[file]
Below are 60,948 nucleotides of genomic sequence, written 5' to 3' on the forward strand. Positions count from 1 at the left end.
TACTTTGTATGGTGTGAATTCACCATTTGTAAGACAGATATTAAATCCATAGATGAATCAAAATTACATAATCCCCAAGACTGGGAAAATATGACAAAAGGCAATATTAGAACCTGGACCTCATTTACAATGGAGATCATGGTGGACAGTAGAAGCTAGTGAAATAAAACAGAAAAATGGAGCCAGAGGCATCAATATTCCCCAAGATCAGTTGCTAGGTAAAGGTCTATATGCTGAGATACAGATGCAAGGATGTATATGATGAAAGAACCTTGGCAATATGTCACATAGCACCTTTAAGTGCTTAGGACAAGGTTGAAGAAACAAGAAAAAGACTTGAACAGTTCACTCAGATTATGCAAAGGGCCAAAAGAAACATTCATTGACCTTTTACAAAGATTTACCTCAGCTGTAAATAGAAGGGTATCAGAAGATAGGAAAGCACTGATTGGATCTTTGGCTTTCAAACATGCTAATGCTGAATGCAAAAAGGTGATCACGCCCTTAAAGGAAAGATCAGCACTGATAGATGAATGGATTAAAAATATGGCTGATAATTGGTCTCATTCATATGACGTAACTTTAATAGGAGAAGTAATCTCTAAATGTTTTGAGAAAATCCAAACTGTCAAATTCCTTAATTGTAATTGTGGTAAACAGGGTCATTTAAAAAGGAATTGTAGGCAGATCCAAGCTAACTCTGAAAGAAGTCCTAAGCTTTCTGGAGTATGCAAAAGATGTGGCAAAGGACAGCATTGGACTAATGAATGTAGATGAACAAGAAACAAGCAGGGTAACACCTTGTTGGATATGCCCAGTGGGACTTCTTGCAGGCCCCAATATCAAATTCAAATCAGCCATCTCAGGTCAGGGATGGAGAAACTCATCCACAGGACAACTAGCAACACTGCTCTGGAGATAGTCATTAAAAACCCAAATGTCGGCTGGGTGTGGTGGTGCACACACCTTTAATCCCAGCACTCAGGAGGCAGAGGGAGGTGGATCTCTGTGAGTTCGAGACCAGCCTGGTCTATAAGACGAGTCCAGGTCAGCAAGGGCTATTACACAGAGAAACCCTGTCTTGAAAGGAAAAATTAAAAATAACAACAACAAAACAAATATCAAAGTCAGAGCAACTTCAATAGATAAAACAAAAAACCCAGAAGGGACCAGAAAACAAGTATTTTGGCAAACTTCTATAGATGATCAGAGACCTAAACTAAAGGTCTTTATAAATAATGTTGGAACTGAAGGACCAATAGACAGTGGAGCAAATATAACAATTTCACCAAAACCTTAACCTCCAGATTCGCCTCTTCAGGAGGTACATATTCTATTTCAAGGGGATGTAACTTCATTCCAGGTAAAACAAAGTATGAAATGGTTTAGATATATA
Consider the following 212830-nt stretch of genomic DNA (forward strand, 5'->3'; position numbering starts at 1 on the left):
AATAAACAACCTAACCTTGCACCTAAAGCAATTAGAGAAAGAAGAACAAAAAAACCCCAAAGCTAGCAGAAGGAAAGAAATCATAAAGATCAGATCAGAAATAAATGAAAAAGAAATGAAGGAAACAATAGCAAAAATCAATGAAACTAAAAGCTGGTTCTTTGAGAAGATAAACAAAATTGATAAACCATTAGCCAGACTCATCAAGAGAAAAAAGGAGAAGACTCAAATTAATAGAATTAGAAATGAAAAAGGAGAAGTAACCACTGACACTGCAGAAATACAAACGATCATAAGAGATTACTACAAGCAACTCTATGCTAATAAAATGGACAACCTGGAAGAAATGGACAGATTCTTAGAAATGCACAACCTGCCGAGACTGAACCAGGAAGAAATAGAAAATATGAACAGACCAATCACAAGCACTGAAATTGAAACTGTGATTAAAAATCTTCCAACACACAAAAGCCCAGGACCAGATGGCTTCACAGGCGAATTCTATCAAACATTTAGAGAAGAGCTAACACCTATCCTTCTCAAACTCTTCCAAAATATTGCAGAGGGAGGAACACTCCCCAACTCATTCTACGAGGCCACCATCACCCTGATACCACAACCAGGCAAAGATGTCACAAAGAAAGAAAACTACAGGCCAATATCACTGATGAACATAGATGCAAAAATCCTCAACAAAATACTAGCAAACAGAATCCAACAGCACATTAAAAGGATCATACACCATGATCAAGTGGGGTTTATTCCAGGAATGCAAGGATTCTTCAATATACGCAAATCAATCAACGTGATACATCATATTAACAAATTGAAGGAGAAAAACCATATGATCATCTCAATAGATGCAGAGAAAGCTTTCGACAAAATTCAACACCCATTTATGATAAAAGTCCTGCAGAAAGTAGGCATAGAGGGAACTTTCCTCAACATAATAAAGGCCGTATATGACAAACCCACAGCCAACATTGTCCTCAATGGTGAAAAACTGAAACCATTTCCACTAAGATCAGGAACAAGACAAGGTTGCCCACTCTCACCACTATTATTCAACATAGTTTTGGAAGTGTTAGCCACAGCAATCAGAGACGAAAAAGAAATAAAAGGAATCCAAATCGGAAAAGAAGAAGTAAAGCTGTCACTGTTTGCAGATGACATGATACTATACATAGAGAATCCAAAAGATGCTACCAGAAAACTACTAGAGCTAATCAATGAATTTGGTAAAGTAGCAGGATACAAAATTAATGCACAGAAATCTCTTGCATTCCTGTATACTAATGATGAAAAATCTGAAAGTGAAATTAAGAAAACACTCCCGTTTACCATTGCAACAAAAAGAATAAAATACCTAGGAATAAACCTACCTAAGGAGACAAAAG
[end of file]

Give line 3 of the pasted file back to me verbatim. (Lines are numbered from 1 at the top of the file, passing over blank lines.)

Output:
Consider the following 212830-nt stretch of genomic DNA (forward strand, 5'->3'; position numbering starts at 1 on the left):